Posts filed under Gear List

C. William Harrison's 1965 Gear List

First book of hiking

First book of hiking

Found in Harrison's "The First Book of Hiking" published in 1965, this concise yet poetic book is beautifully illustrated by E. Frank Habbas.

Here is a list of items that should be included in the pack of any hiker who expects to be on the trail for several days.

1 mummy-type sleeping bag (or from three to four lightweight wool blankets) 1 poncho 1 pair camp moccasins or sneakers Extra underwear, shirt, wool socks 3 bandanas 1 pair extra extra bootlaces Canteen and drinking cup First-aid kit Snakebite kit Antiallergin kit Soap, towel, tissue, and other toilet articles Waterproof matches Pocket or sheath knife Rope (25- or 50-foor length) Insect repellent Flashlight and candles (preferably plumbers candles because they burn longer) Cooking kit (nesting pots, frying pan, forks, spoons, can opener, scouring pads, paper or aluminium plates Sewing kit Mosquito netting Camera and film
— C. William Harrison - The First Book of Hiking, 1965

I particularly like the sound of plumbers candles.

Posted on November 30, 2011 and filed under Gear List.

Clyde Ormond's 1964 Gear List

Clyde Ormond's Gear List from The Complete Book of Outdoor Lore

Clyde Ormond's Gear List from The Complete Book of Outdoor Lore

A fascinating gear list from Clyde Ormond's 1964 publication, the "Complete Book of Outdoor Lore." This list is for a single hiker, travelling in mild weather.

The basic items will be:

Packboard, 3 pounds or less. Ax, 2½ pounds. Sleeping Bag, 4 pounds. Cooking and eating utensils, 2 pounds. Down vest, ½ pound. Raincoat, ½ pound. Underwear, shirts, socks, 2 pounds. Camera and film, 2½ pounds. Tarp, 2 pounds. Emergency Kit , ½ pound. Whetstone, matches, toothbrush, first-aid kit, etc, ½ pound. Miscellaneous, 2 pounds.

In addition, the hiker may want to carry a fishing rod, rifle, handgun, or binoculars.

The ax should have a single-bit, 1½ pound head, and a leather sheath. It won’t exceed 2 ½ pounds.
— Clyde Ormond - The Complete Book of Outdoor Lore, 1964

This is an exquisite book, and I will be sharing more of it's gems. If you come across a copy it is well worth picking up.

Posted on October 30, 2011 and filed under Gear List.

Wainwright On Equipment.

Orrest Head Lookout, Windermere - Where it all began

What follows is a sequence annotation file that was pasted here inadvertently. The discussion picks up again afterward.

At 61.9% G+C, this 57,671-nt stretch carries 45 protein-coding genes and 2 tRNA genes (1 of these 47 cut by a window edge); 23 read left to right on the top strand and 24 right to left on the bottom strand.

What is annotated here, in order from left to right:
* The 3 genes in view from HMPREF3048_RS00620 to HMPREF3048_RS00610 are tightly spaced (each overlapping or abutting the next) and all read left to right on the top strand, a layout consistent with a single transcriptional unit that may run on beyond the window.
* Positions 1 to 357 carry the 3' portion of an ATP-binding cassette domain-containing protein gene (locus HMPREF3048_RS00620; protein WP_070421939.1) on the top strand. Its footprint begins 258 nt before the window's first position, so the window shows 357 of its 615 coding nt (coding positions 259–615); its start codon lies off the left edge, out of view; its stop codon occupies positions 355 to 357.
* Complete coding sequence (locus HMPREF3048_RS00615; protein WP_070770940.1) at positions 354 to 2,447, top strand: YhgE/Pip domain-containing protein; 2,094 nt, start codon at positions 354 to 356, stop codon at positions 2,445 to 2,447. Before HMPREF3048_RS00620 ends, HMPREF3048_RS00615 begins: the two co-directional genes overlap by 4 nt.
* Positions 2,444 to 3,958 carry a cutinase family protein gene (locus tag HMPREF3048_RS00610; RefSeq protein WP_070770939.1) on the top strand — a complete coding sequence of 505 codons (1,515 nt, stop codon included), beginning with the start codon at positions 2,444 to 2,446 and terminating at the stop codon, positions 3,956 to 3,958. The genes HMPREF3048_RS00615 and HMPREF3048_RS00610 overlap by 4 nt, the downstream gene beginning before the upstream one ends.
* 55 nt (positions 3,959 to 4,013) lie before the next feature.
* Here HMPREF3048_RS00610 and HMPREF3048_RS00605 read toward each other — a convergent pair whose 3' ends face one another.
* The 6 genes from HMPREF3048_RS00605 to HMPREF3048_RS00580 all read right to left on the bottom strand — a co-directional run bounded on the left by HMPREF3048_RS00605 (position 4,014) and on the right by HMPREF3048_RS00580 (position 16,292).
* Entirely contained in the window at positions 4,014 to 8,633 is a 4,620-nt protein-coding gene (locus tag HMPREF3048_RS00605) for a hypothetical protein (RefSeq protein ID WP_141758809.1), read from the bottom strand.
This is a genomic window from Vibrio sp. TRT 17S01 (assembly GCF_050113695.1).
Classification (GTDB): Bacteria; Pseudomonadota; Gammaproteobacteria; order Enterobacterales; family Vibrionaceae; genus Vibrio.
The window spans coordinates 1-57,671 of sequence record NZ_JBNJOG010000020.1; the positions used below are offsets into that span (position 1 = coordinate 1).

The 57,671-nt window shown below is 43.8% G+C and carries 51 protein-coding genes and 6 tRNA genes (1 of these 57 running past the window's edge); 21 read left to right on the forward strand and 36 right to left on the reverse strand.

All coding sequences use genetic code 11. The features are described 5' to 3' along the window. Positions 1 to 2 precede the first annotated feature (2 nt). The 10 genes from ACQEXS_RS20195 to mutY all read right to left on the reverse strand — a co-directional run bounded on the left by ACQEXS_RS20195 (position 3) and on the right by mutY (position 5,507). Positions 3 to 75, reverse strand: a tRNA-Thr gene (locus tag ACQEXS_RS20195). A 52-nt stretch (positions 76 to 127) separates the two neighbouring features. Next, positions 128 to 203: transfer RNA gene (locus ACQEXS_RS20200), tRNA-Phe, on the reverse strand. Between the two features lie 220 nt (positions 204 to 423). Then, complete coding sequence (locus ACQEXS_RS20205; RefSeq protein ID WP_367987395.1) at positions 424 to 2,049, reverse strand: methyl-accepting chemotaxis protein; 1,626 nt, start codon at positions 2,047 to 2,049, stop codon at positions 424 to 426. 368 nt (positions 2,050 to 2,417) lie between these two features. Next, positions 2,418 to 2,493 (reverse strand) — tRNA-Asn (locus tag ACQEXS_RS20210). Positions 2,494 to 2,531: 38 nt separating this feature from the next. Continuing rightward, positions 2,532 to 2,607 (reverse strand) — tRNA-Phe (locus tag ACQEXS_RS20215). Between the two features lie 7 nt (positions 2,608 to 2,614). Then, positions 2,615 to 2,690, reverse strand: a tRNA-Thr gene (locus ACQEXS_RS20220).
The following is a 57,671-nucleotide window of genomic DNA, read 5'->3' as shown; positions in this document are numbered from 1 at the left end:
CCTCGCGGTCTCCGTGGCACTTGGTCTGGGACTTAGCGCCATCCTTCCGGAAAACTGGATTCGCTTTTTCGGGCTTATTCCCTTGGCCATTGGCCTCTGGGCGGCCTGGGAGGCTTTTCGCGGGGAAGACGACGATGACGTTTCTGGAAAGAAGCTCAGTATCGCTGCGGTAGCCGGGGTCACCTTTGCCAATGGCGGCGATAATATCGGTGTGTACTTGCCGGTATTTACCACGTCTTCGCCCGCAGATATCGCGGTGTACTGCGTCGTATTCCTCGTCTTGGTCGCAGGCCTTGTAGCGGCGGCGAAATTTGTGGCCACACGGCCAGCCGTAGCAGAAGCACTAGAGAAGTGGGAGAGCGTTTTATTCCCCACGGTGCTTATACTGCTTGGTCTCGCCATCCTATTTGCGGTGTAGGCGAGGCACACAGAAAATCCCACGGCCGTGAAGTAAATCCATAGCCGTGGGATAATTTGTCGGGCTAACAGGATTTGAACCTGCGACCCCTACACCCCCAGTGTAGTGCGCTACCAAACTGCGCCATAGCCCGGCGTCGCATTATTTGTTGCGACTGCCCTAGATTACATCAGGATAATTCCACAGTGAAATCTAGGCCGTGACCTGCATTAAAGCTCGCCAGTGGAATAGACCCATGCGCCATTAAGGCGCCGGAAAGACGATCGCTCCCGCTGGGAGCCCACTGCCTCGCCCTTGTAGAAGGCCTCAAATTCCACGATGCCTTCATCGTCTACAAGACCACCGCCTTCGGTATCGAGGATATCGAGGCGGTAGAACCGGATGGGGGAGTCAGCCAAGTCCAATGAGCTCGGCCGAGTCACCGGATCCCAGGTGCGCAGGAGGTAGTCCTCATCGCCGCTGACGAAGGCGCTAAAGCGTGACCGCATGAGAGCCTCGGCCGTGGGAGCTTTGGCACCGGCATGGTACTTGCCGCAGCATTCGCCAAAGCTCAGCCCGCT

Orrest Head Lookout, Windermere - Where it all began

My small rucksack was in fact virtually empty, and I could have managed quite well without it. I incline to the view, never before expressed, that a rucksack is not at all necessary on a walking tour. How some can enjoy themselves beneath the weight of their huge, fifty-pound burdens completely passes my comprehension.

I have had expeditions in the Lake District without a pack, and gone short of nothing. I take a light raincoat or a cape, always; but never a change of clothes, nor an extra shirt, nor pyjamas. The clothes I wear when I set off must suffice: if they get wet, it is unfortunate for walking in wet raiment is unpleasant, but they have never failed to get dry afterwards. Pyjamas are, of course, a nuisance at all times and have no saving grace. A pair of slippers is a comfort, and additional socks are essential, but these will slip easily into a pocket.

On occasion my rucksack contained four maps, the one in use being carried in my pocket. I had a toothbrush and safety razor, a bottle of Indian ink and a pen, pencil and a rubber and a few postcards. I had a miscellany of ointments and safe and certain cures for influenza, widely different in form and actually resembling each other only in the fact that they were one and all highly recommended by medical proffesion.

All told, the entire content of my rucksack would weigh less than two pounds, so that I was free to square my shoulders and stride out as quickly as I pleased
— Alfred Wainwright, from Wainwright The Biography
Posted on October 12, 2011 and filed under Gear List.